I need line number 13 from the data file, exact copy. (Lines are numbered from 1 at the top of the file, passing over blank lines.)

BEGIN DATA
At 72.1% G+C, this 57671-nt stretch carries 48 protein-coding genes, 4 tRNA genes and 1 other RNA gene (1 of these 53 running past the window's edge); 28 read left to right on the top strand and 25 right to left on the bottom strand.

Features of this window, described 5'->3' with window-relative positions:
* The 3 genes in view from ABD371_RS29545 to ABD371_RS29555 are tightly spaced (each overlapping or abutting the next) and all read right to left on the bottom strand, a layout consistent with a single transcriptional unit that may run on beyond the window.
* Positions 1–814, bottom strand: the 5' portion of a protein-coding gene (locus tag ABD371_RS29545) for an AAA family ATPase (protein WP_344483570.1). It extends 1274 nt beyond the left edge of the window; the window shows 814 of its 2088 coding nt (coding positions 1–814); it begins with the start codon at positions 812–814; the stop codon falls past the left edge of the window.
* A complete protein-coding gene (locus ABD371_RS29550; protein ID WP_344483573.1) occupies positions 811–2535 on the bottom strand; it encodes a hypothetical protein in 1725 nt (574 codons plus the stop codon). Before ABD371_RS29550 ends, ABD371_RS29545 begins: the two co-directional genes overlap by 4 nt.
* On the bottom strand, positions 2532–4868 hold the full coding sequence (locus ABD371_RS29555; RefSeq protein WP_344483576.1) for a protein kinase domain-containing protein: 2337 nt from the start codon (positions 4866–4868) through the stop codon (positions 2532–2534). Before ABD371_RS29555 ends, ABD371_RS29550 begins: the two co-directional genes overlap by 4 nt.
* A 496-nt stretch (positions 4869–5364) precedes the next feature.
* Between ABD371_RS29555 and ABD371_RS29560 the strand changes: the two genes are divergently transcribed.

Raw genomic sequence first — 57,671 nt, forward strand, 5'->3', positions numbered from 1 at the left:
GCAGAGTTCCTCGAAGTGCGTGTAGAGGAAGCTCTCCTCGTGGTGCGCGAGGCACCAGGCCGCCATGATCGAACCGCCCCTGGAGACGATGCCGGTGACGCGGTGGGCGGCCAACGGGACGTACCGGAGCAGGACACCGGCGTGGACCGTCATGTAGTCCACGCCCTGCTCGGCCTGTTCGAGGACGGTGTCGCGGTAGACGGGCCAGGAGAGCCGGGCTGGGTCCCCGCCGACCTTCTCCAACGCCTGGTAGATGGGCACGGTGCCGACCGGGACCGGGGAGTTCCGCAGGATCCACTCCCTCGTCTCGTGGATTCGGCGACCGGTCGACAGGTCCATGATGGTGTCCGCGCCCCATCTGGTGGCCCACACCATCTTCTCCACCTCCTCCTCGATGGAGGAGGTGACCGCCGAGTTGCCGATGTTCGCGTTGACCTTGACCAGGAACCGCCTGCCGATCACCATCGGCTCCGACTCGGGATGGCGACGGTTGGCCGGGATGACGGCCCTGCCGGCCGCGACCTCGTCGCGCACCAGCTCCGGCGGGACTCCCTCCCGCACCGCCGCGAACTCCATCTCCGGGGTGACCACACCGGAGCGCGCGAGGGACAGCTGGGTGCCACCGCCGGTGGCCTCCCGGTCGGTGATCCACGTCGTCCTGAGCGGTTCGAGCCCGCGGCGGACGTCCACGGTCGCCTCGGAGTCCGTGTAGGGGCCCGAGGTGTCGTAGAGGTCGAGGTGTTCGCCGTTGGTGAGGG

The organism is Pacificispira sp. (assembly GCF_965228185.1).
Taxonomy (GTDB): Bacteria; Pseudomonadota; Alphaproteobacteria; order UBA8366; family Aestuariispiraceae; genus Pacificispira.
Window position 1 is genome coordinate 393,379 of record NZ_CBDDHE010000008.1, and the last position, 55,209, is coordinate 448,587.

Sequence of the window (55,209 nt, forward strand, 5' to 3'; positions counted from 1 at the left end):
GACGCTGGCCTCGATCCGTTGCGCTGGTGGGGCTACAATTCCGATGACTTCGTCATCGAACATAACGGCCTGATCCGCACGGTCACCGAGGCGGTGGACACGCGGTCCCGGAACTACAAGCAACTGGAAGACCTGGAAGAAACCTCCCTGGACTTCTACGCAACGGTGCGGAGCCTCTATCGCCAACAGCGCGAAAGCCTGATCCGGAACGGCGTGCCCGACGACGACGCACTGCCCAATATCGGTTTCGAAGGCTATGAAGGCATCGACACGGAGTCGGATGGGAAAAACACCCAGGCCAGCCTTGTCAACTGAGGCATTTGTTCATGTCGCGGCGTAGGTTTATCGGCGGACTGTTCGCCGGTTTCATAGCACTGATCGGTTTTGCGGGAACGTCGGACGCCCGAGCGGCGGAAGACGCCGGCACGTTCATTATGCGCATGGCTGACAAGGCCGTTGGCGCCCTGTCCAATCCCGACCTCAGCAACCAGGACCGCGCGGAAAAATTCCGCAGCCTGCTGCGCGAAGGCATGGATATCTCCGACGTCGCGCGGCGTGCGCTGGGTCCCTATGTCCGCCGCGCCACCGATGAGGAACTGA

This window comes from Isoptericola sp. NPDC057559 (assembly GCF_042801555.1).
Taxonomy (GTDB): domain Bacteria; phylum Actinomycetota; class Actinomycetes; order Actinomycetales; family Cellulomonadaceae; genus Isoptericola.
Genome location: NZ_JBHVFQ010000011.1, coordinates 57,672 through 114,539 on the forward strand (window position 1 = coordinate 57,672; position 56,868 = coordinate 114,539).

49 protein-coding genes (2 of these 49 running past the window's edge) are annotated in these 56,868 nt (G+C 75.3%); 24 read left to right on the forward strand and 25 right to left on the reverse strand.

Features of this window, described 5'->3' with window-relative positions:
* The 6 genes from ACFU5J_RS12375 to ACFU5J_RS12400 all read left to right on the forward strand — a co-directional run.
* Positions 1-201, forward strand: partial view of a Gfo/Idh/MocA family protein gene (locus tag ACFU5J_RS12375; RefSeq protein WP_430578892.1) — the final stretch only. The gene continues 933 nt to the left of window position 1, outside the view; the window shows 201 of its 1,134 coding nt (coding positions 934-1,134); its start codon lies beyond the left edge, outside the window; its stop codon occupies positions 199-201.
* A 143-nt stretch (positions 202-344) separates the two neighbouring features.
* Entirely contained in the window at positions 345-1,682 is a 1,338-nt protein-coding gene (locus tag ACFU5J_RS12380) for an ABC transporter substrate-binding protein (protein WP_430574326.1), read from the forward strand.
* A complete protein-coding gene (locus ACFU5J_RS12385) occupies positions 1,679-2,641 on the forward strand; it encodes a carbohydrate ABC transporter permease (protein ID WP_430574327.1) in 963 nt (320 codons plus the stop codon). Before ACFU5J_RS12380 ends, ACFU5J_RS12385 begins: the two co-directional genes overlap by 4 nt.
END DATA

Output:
Window position 1 is genome coordinate 393,379 of record NZ_CBDDHE010000008.1, and the last position, 55,209, is coordinate 448,587.